[Matplotlib-devel] Long term release schedule

Thomas Caswell tcaswell at gmail.com
Mon May 9 23:18:56 EDT 2016


Folks,

Compared to the short term schedule this maybe be a bit for contentious as
it puts dropping Py2 on our road map.  This has been discussed by my self,
Mike Droettboom, Eric Firing and Jens Nielsen.

As I am sure you are all aware, upstream cpython is planning to drop
support for python 2.7 in 2020 which leaves us in the scientific community
to sort out how to manage this transition.   There seems to be momentum for
the transition and we have reached the point where the discussion is not
_if_ we drop python 2 support but _when_.

The Jupyter/IPython team is working to build a community wide consensus [0]
on moving to python3 for feature releases before 2020.  This text is still
under development, but text has been consistent in spirit.   Instead if my
attempting to summarize, please go read ;)

We propose the following long term schedule for mpl:

2016-09/10 : 2.1
  what we have on master is probably good enough for a release already but
target
  - traitlets
  - the gui overhaul
  if we miss them, tag in late september anyway

2017-07 : 2.2 LTS
 - last feature release with 2.7 support
 - critical bug fixes on mpl 2.2.x branch until 2020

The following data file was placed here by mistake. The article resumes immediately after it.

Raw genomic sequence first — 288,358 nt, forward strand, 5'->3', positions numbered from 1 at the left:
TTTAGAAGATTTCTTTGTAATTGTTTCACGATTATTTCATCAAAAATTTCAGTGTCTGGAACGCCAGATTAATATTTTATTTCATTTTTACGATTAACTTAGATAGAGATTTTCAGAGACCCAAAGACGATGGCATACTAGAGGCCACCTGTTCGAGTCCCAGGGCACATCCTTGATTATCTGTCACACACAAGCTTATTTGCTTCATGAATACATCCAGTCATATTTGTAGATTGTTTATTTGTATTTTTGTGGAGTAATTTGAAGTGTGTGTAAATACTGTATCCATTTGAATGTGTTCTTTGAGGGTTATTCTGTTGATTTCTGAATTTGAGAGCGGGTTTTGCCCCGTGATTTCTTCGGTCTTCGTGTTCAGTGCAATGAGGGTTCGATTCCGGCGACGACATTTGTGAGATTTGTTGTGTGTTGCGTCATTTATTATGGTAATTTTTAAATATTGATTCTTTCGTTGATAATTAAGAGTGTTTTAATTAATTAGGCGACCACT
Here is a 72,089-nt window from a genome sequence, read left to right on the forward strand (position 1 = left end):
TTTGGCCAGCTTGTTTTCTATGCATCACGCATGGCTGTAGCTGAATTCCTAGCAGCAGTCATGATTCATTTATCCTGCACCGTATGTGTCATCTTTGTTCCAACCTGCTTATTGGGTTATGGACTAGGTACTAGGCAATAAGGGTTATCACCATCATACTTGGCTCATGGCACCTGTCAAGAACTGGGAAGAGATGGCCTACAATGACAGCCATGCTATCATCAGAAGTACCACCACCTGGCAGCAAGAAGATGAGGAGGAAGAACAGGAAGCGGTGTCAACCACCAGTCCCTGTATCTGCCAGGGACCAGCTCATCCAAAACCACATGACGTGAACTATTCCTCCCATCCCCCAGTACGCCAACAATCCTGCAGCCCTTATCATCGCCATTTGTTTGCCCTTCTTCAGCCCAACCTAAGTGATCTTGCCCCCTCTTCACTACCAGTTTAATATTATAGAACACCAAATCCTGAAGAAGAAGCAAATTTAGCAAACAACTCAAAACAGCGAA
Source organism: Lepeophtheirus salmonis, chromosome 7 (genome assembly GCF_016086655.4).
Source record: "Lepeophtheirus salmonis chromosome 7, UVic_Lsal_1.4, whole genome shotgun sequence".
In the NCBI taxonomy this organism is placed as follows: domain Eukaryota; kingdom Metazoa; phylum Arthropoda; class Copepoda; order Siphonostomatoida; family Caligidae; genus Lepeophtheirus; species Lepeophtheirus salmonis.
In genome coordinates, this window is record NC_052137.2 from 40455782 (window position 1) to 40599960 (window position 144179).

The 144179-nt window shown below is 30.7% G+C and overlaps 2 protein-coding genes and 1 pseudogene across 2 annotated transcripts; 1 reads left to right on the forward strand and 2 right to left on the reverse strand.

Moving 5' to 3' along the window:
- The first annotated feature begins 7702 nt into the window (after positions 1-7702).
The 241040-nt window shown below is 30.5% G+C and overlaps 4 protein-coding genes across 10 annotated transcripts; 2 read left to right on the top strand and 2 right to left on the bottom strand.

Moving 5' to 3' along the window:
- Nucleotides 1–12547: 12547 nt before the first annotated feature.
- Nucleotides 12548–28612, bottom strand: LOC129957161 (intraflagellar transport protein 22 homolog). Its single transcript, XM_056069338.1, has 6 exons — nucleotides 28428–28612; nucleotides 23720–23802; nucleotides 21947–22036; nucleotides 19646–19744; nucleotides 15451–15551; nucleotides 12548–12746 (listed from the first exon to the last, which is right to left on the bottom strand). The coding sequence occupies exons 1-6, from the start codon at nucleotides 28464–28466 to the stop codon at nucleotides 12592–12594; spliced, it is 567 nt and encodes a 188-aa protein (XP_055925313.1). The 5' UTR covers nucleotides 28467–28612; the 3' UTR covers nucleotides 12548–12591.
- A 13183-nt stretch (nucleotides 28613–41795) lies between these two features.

- solicit a dedicated py2.7 maintainer

2018-07 : 3.0
  - only support py3.4+
  - chance to break functional API if we want

This is less aggressive of a schedule than IPython (they have a planned py3
only release at the beginning of 2017) and gives us ample time to address
any unexpected issues in the transition.

This plan is not with out risks (ex as master picks up python3 only code it
will diverge from 2.2.x making back-porting bug fixes harder), however
continuing to support python 2.7 forever has it's own.

If we have users that can not (or will not) switch from py2 we are going to
need those users to step up and support the continued maintenance of a 2.7
compatible branch.  My personal thinking on this has been greatly
influenced by Nick Coghlan [1], the continued support of deprecated
versions of python for commercial use can not fall on a small group of
volunteers.

As a project we have a couple of decisions to make:

 1. If we adopt this as our time line (and if not what time line do we use)
 2. If we add mpl + our time line to https://python3statement.github.io/

Tom


[0] https://python3statement.github.io/
[1]
http://www.curiousefficiency.org/posts/2015/04/stop-supporting-python26.html
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